"The reason for the increase is currently not known but possibly associated with obesity and sedentary lifestyles, heavy alcohol use and chronic inflammatory conditions, which are all on the rise," said Ivanina, who was not involved in crafting the guidelines.

She applauded the move toward earlier screening, saying it "will benefit the general public."

Another widely respected medical group which issues screening recommendations, the United States Preventive Services Task Force (USPSTF), decided not to recommended in 2016 that screening start at 45, saying any additional benefit would be "modest."

The American Cancer Society urged people to talk with their doctors about which kind of to pursue, based on risk factors like family history, diet, alcohol consumption and exercise patterns.

"I would say an actual colonoscopy would be the best for multiple reasons," David Bernstein, chief of hepatology at Northwell Health in New York, told AFP.

"It is the only one of those tests that actually prevents cancer. It allows you to find polyps before they become cancer."

Explore further: American Cancer Society updates colorectal cancer screening guideline

More information: Andrew M. D. Wolf et al, Colorectal cancer screening for average-risk adults: 2018 guideline update from the American Cancer Society, CA: A Cancer Journal for Clinicians (2018). DOI: 10.3322/caac.21457

Related Stories

American Cancer Society updates colorectal cancer screening guideline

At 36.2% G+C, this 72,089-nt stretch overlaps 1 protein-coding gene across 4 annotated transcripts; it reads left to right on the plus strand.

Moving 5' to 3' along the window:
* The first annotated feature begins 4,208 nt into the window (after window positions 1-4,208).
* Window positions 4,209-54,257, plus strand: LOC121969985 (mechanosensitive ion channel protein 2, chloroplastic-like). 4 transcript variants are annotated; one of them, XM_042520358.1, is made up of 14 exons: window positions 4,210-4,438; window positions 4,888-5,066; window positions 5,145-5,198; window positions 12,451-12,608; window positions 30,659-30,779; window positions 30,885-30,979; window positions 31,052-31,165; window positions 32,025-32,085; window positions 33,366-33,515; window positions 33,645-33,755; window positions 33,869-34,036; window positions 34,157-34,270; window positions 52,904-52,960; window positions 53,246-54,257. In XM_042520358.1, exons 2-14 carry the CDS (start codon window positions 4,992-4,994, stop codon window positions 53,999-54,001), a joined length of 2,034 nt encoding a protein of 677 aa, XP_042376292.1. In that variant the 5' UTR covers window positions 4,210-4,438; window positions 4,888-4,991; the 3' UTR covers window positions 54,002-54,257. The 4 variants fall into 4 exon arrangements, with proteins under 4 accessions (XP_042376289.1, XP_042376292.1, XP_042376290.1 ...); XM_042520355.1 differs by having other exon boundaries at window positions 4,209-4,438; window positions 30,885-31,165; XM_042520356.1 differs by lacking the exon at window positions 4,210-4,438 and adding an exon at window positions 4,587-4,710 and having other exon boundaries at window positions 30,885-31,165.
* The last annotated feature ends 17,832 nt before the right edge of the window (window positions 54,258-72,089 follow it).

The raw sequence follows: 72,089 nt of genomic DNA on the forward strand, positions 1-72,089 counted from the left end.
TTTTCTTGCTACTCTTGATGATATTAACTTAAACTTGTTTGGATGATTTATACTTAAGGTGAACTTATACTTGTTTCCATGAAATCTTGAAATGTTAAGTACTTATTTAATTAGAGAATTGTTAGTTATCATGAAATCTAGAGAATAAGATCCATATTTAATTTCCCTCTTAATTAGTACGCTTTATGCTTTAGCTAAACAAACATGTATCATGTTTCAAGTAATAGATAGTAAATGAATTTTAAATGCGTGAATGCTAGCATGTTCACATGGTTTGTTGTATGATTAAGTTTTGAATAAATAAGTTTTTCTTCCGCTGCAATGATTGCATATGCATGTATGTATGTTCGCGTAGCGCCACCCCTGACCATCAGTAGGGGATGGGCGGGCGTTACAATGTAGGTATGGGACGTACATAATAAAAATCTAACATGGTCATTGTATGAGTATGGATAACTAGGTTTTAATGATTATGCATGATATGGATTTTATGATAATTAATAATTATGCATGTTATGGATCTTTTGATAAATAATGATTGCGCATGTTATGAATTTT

May 30, 2018
An updated American Cancer Society guideline says colorectal cancer screening should begin at age 45 for people at average risk, based in part on data showing rates of colorectal cancer are increasing in young and middle-aged ...

As colorectal cancer rises in young people, new guidelines recommend screening start at 45

May 30, 2018
The American Cancer Society (ACS) and other preventive guideline organizations recommend that screening for colorectal cancer start for people of average risk at age 50. However, new data showing rising colorectal cancer ...

Technology advances help to prevent, lessen impact of colon cancer

March 14, 2017
Approximately 140,000 people are diagnosed with colorectal cancer in the U.S. each year. March is Colorectal Cancer Awareness Month.

Too many americans skipping colon cancer screening

March 2, 2012
(HealthDay) -- Approximately one in three U.S. adults between the ages of 50 and 75 who should be screened for colorectal cancer have not been, according to the American Society for Gastrointestinal Endoscopy.